NFL Players Elect D.C.-Based Lawyer Smith to Head Union
Monday, March 16, 2009
Washington lawyer DeMaurice F. Smith was voted the executive director of the NFL Players Association last night, the union announced.
Smith was elected on the first ballot by a majority vote of the players who serve as union representatives for the 32 teams, sources familiar with the voting results said. The vote took place at the union's annual meetings in Maui, Hawaii.
Smith is a D.C.-based partner at the firm Patton Boggs with no significant previous NFL ties. He succeeds the late Gene Upshaw.
The other finalists were former players Troy Vincent and Trace Armstrong and lawyer David Cornwell. Vincent finished second in the voting, followed by Cornwell and then Armstrong, according to one source, who added that some players were pushing after the vote for Smith to hire Vincent as a top union executive.
Smith, 45, was born in Washington and remains an enthusiastic Redskins fan. He grew up in Glenarden and attended Riverdale Baptist High School.
He ran track at Cedarville University, a 3,000-student Baptist college in southwestern Ohio, and then went to law school at the University of Virginia. Smith was a prosecutor in the U.S. attorney's office in the District for 10 years. He served as counsel to Attorney General Eric H. Holder Jr., then the deputy U.S. attorney general. He also was a member of the board of directors of the foundation formed by former Redskins Charles Mann and Art Monk.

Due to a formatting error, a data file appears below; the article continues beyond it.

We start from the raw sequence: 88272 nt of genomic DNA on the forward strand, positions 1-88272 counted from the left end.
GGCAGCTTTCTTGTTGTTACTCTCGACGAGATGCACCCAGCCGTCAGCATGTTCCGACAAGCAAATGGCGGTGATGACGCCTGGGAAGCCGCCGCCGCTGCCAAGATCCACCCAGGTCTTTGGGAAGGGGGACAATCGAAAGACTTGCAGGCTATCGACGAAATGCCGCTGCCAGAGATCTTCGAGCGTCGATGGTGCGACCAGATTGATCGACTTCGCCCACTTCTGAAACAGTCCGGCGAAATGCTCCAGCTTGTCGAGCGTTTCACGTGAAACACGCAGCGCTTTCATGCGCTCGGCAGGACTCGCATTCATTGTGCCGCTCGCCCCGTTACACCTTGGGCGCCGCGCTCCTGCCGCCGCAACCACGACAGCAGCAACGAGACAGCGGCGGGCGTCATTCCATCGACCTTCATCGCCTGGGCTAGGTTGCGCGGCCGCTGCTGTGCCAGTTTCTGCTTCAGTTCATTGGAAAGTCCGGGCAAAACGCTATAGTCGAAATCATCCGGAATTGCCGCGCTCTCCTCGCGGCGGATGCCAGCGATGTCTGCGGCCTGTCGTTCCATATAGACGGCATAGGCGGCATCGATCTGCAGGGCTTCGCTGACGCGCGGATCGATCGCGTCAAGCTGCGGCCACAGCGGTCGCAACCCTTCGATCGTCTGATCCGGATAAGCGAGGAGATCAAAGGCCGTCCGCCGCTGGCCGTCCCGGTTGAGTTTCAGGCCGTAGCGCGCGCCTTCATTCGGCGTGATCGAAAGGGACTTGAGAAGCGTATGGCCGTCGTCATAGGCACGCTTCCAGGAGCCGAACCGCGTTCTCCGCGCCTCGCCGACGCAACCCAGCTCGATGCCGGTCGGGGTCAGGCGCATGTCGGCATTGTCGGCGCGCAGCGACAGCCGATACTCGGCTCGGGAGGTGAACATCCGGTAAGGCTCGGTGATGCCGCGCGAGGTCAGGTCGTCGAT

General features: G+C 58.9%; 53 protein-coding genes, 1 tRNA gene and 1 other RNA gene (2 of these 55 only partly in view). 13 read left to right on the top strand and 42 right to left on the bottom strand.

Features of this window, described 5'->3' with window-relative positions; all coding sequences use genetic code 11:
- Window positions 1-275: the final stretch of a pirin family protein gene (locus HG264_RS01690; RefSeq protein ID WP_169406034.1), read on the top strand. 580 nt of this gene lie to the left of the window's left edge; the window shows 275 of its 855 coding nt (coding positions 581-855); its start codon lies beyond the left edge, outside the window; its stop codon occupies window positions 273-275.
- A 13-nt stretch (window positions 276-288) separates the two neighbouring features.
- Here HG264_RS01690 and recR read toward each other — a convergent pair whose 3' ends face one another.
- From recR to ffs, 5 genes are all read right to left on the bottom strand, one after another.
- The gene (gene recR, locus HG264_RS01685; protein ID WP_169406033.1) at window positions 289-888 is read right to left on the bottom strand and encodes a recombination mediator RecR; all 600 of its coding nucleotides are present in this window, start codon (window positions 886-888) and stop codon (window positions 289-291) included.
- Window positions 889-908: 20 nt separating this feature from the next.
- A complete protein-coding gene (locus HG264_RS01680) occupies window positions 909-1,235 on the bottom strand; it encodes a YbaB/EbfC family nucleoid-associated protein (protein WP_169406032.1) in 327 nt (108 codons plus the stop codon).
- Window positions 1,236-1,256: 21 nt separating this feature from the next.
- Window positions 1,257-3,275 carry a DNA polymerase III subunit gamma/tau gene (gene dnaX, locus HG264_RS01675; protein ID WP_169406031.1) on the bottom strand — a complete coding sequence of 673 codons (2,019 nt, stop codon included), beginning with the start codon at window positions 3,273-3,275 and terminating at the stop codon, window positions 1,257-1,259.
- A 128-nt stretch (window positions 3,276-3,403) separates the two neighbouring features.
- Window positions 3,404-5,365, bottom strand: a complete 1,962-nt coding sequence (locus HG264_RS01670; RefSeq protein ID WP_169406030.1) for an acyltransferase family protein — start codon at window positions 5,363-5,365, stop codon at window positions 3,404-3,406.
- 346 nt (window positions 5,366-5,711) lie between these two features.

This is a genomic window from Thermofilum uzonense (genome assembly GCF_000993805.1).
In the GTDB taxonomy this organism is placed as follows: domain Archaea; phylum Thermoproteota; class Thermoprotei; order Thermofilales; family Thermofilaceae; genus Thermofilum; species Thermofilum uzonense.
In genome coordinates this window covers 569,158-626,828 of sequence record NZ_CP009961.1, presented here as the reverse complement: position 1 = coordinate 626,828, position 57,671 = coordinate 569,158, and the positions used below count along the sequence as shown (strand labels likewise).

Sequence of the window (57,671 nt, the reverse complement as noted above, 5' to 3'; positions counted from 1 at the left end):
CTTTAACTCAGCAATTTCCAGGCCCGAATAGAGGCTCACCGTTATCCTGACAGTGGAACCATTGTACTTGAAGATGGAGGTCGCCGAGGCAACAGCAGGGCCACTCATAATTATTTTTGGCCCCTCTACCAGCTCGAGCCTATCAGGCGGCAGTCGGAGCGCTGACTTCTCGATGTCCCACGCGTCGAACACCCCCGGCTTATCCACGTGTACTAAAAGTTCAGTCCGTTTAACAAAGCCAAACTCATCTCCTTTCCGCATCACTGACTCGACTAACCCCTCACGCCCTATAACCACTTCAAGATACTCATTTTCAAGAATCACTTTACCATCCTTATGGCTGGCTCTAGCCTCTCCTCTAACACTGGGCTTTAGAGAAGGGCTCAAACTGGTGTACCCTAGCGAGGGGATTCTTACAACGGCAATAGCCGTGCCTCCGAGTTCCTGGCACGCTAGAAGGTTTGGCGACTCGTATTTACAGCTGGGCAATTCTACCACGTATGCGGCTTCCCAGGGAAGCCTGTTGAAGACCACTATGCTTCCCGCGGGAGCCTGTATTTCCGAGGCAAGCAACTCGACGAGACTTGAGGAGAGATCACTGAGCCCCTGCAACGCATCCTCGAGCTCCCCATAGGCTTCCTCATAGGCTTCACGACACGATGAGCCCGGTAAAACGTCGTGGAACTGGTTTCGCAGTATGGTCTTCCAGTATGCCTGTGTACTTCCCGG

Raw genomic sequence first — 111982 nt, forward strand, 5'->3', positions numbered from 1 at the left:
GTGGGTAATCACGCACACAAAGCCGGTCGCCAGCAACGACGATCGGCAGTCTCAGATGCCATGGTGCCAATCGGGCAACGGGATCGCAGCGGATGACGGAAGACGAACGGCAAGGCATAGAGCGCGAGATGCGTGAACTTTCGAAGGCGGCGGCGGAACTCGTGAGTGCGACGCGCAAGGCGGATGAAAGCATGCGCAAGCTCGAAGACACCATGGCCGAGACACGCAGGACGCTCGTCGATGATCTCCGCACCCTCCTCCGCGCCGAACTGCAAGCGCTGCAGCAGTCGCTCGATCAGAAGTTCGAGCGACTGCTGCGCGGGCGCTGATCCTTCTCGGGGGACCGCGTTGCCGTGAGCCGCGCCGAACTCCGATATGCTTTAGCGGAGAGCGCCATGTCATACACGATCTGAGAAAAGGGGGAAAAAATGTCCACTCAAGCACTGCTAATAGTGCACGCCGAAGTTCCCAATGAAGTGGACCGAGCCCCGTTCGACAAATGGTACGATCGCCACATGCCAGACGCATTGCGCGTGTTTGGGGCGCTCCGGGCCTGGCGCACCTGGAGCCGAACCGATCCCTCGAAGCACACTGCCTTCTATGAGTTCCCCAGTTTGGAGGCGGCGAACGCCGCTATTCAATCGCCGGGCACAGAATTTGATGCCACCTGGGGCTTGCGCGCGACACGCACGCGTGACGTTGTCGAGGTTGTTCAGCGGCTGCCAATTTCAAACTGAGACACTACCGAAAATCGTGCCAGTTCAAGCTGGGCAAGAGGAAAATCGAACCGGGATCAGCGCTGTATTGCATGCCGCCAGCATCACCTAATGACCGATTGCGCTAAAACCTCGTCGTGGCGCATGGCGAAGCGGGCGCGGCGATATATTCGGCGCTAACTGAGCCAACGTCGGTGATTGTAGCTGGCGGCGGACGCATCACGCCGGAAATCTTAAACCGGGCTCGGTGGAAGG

Smith was identified by the union's search committee as a candidate because he could bring fresh ideas from outside the sport. He compiled a detailed business plan for the union and presented it to the players' ruling executive committee during the search process. He said during a recent interview that an outsider actually might be better equipped to handle the upcoming labor negotiations with the sport's franchise owners.
He said during that interview that the NFL remains a healthy business even in these trying economic times. He said he would, if elected, try to build on the economic gains made by the union during Upshaw's tenure as executive director. But he also indicated there are things the organization can do better. Smith said the union has a moral obligation to take care of retired players, many of whom have been critical of the league and the union in recent years for allegedly failing to address their medical and financial needs.
Upshaw died last August, only days after having pancreatic cancer diagnosed. Smith now faces daunting tasks in trying to reunite the players after a contentious search process, and in readying the union for a possible labor confrontation with the owners.
The owners voted last year to exercise a reopener clause in their labor agreement with the players, ending the deal two years early. The agreement now expires after the 2010 season, and the 2009 season is the final one in the deal with a salary cap. Upshaw predicted before his death that the owners would consider a lockout of the players in 2011.
No Progress in Denver
A meeting Saturday reportedly failed to resolve the differences between Denver Broncos quarterback Jay Cutler and new coach Josh McDaniels. The Denver Post reported that Cutler and McDaniels exchanged words during the meeting, also attended by General Manager Brian Xanders and Cutler's agent, Bus Cook.
Cutler has expressed his unhappiness that the Broncos considered recent trade offers that would have put former New England Patriots quarterback Matt Cassel in Denver and sent Cutler elsewhere.
Broncos owner Pat Bowlen reportedly said yesterday that the rift between Cutler and McDaniels could lead to Cutler's departure from the club.
"I'm very disappointed," Bowlen said, according to the Denver Post. "I'm disappointed in the whole picture, not just disappointed that we might lose our star quarterback."